In Japan, optimism about an ever-progressing technological future ran out in the 1970’s. It was in the mid-1980’s that the term otaku was coined to signify a new type of personality that emerged as a reaction to the loss of ‘future’. The term evokes a stereotyped image of a geeky computer nerd, long past adolescence but still obsessed with games and anime. The presentation shall explore how this otaku personality became a geographical phenomenon in a district called Akihabara, together with its role in the development of Japanese anime.

Kaichiro Morikawa is Associate Professor of Contemporary Culture in the School of Global Japanese Studies at Meiji University. His research interests include design and architectural theory. Prof. Morikawa served as commissioner of the Japanese pavilion at the Venice Biennale 9th International Architecture Exhibition in 2004.

Art Theatre Guild of Japan films in New York February 18-March 1, 2009

Friday, February 13th, 2009

“Shinjuku Ecstacy - Independent films from the Art Theatre Guild of Japan”

Wed., Feb. 18
7:30 pm   Terayama Shuji - Throw Away Your Books, Let’s Go into the Street

Fri., Feb. 20
7:30 pm   Matsumoto Toshio - Funeral Parade of Roses

Sat., Feb. 21
3.00 pm   Oshima Nagisa - Death by Hanging
5:30 pm   Kuroki Kazuo - Silence Has No Wings

Sun., Feb. 22
3:00 pm   Yoshida Kiju - Eros plus Massacre

Tues., Feb.24
7:30 pm   Hani Susumu - The Inferno of First Love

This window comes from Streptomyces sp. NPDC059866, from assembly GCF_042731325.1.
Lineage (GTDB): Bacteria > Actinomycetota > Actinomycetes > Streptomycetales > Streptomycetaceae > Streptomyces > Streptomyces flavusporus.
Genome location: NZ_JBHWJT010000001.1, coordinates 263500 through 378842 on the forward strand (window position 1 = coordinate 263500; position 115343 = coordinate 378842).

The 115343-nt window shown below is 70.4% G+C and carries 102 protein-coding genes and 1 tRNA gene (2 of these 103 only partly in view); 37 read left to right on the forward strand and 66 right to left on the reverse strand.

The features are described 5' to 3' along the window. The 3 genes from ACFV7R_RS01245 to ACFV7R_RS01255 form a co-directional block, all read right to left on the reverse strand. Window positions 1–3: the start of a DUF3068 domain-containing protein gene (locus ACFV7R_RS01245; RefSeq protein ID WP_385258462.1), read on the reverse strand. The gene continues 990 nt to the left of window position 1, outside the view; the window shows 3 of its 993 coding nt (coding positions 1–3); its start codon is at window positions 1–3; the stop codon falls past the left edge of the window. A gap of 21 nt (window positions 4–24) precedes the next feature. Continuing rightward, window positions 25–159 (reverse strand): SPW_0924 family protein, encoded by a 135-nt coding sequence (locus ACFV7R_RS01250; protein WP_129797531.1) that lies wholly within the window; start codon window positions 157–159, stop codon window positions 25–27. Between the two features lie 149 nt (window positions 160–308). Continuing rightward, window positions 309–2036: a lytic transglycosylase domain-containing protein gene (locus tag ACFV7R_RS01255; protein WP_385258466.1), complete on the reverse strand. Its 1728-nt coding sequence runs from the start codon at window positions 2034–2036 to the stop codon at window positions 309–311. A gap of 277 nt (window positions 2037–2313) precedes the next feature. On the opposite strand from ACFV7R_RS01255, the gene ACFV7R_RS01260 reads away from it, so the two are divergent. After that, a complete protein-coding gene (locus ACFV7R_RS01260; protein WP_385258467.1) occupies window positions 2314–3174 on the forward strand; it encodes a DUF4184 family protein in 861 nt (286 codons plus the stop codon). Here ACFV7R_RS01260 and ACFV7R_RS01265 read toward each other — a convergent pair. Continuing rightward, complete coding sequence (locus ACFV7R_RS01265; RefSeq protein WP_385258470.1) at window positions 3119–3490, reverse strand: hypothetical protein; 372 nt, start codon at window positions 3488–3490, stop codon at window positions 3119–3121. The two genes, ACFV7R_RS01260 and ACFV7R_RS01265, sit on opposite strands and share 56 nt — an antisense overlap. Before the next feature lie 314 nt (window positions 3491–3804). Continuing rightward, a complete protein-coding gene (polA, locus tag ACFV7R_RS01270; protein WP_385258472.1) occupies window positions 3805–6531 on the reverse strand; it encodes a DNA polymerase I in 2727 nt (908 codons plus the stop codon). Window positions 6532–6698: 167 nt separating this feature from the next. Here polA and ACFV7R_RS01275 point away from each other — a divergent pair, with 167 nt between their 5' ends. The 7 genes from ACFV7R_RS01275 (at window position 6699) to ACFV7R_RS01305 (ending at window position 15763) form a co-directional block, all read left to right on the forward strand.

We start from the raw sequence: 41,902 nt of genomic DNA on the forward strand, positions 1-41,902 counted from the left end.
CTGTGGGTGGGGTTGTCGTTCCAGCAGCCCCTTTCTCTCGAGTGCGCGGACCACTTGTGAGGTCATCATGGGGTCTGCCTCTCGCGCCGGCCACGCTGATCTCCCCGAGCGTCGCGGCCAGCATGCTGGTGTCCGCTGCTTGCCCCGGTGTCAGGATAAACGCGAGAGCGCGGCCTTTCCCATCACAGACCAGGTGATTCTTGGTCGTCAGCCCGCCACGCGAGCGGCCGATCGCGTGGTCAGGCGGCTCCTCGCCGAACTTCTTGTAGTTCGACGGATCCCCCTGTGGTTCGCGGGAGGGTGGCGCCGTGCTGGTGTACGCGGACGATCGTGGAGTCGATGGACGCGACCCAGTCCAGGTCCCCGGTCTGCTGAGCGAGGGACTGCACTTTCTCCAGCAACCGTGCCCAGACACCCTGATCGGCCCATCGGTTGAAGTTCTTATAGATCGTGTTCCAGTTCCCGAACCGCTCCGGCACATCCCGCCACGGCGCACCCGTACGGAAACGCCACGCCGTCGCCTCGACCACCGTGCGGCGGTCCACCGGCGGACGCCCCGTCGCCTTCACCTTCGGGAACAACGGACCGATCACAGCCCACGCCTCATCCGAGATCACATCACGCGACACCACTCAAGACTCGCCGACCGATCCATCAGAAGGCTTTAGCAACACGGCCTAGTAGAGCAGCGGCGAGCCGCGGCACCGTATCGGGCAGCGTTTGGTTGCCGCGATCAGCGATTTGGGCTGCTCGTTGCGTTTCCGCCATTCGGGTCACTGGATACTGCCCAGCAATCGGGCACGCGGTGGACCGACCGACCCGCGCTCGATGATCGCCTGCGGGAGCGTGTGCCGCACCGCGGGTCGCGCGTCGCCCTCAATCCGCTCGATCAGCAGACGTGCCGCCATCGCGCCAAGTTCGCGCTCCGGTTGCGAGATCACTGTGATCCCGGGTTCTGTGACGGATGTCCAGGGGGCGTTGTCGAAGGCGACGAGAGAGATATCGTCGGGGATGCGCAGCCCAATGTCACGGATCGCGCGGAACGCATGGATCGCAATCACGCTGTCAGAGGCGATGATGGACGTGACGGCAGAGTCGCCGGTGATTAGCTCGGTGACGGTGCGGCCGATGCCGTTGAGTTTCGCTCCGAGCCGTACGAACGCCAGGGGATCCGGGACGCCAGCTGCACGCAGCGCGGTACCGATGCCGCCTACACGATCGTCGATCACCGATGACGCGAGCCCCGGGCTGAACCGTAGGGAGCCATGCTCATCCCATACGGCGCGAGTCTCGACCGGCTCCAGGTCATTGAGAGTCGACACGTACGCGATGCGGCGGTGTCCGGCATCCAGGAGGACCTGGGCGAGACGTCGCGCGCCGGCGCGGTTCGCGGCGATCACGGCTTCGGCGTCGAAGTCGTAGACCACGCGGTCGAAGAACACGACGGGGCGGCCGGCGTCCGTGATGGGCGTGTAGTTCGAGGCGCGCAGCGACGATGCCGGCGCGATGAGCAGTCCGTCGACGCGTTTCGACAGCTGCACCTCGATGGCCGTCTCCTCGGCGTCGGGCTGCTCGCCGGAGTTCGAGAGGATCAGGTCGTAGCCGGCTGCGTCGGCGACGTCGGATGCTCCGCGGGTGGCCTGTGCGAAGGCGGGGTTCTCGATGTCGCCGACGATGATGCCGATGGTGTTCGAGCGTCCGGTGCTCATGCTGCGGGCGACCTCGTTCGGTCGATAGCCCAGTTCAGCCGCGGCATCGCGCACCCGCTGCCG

Wed., Feb. 25
7:30 pm   Shinoda Masahiro - Double Suicide

Fri., Feb. 27
7:30 pm   Jissoji Akio - This Transient Life

Sat., Feb. 28
3:00 pm   Imamura Shohei - A Man Vanishes
5:45 pm   Okabe Michio - Crazy Love

Sun., Mar. 1
3:00 pm   Teshigahara Hiroshi - Pitfall
5:15 pm   Wakamatsu Koji - Ecstasy of the Angels

For more information please visit the Japan Society homepage:

Some of the films have hardly been screened in the US, so don’t miss the opportunity!

Artist Talk + White Calligraphy performance by Takahiko Iimura at 8Fest Jan 31, 2009

Sunday, January 25th, 2009

Saturday January 31 4:00pm

Artist Talk + White Calligraphy performance by Takahiko Iimura

sponsored by FADO Performance Art Centre

White Calligraphy Takahiko Iimura live Super 8 performance Tokyo 1967/2009

Takahiko Iimura has been a pioneer artist of Japanese experimental film and video, working in film since 1960 and with video since 1970. He has been a link between the North American and Japanese experimental media communities for over forty years, spending time and making work in both New York and Tokyo.Iimura will discuss his use of small-gauge film and his body of work as a whole after performing White Calligraphy. This piece reworks a film initially made in 1967 by writing/scratching the characters of the “Kojiki”, the oldest story in Japan, directly onto 16mm black leader (now reduced to Super 8). The language flows by at one character per frame. Iimura handholds the Super 8 projector, varying the speed and angle at will. The result anthropomorphizes the iconographic characters of the story, animating language into a visual dance.
All events at:

Trash Palace, 89-B Niagara Street (Just West of Bathurst) Toronto, ON

Tickets $5 per event, except where noted

more info: the8fest ( at)

Tenchu screening at the JCCC

Tuesday, March 11th, 2008